Somewhere in between the music-for-free ethos of Radiohead and the pay-what-you-want model of artists like Nine Inch Nails and Saul Williams is Seattle’s own H is for Hellgate, who have recently come up with their own music-distribution strategy. The talented indie-pop three-piece, known for its lo-fi yet catchy arrangements and comedic songwriting, is trying a new method of getting its music to fans as cheaply as possible: a “Hellgate Club for Musically Advanced Ladies and Gentlemen.”
“It’s kinda something for folks on our mailing lists,” says the band’s lead singer, Jamie Henkensiefken. “When people come out to shows, we do these limited-edition CDs as a thank you/appreciation thing. We try to do CDs of three new songs every three months.” Based on the current economy, and how flooded Seattle’s indie-rock scene is now, it’s a fairly smart move. Aside from doubling as a thank-you—by essentially taking basement-recorded demos of their latest music inventions, pressing them in quantities of 100, and passing them out—it helps the band stay on people’s radar. Plus, as Henkensiefken says, “they’re homemade and all hand-silkscreened.” The personal touch can go a long way—far enough to help the band book a variety of key gigs lately, including a show at the Crocodile last month, the Fremont Fair last week, and Artopia this weekend.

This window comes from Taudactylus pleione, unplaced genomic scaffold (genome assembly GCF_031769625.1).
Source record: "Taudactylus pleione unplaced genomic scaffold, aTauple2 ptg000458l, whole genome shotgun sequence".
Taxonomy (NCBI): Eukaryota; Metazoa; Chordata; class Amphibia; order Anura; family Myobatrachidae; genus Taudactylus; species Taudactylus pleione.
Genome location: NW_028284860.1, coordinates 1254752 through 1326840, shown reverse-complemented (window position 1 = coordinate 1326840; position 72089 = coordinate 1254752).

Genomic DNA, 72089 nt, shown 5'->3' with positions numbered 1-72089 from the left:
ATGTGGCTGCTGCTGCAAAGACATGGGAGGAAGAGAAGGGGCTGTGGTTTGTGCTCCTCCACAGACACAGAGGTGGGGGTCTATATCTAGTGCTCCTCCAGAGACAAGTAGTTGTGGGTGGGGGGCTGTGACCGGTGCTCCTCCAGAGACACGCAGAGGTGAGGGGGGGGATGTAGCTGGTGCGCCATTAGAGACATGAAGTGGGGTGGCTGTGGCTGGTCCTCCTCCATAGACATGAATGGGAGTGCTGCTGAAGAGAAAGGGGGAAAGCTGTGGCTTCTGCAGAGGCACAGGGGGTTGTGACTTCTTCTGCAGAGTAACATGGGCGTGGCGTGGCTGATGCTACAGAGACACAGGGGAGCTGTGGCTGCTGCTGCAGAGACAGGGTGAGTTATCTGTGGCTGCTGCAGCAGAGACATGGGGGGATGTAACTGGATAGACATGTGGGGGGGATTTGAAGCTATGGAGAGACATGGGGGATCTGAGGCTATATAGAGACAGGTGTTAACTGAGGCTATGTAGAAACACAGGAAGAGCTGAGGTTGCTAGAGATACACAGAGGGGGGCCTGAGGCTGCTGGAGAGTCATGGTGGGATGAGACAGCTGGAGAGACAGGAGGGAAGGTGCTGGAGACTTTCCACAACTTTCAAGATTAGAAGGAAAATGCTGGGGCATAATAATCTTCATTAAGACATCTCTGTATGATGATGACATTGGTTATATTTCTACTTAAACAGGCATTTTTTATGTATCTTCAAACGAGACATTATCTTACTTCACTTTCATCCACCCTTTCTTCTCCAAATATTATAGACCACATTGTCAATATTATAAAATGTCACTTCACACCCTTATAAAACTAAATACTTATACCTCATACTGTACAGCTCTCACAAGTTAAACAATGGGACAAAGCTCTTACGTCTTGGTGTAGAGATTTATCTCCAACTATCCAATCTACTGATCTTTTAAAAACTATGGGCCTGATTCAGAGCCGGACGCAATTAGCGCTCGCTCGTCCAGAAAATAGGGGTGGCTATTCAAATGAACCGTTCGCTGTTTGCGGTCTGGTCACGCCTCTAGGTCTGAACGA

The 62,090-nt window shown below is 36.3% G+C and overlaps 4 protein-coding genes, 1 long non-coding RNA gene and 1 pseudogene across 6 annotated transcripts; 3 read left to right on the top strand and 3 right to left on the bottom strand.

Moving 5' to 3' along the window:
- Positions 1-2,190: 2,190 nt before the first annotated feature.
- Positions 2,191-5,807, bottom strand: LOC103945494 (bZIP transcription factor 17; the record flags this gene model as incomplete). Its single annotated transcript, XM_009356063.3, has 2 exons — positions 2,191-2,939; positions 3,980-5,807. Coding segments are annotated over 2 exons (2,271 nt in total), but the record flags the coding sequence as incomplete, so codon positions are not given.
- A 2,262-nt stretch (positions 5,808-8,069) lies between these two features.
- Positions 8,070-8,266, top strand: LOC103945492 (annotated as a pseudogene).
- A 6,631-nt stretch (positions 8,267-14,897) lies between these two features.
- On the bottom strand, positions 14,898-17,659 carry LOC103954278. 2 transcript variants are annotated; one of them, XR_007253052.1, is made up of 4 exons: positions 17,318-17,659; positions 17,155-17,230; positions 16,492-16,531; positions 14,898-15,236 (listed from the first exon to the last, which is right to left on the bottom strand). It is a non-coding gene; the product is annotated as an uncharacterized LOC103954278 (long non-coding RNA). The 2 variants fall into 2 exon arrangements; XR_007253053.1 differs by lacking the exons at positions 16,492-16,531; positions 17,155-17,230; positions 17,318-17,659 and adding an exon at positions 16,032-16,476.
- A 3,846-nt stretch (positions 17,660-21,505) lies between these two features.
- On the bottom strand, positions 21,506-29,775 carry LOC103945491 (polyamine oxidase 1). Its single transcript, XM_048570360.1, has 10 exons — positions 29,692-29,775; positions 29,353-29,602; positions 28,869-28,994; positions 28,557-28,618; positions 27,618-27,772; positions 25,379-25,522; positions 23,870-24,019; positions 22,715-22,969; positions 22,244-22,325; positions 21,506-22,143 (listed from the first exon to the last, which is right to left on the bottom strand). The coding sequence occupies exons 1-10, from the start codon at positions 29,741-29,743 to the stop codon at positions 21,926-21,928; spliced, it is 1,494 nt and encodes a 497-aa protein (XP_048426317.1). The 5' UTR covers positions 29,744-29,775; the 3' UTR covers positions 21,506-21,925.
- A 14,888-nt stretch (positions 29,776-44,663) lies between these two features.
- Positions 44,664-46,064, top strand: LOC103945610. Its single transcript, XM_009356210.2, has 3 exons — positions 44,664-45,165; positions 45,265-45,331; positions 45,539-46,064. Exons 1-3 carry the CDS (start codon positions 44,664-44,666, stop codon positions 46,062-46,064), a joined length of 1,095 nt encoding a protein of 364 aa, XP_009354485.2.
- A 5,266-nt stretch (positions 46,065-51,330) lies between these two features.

H is for Hellgate actually played Georgetown Music Fest two years ago, but in band time that was eons ago. They’ve not only progressed a great deal sonically, but have changed their lineup, decreasing from a four-piece to a trio.
“To me, it’s a completely different band,” Henkensiefken says of the move that saw two guitarists (Marie Calderon and David Thomas) split and drummer Jon Jacobson join the band. “I had even considered changing the band name. When it was a four-piece, I wrote everything. Now things are a lot more collaborative…and I think it’s definitely a more technical, more sophisticated sound than it was a couple of years ago.”
Much of H is for Hellgate’s growth is evident on their sophomore album, Come for the Peaks, Stay for the Valleys, which came out this past December. On it, they playfully jump from a lighthearted song about having a crush on Tina Fey to surging power-pop jams about lost love. There’s a fullness to their sound despite their bass-guitar-drums setup, and they’re even more intriguing during their instrumental breakdowns.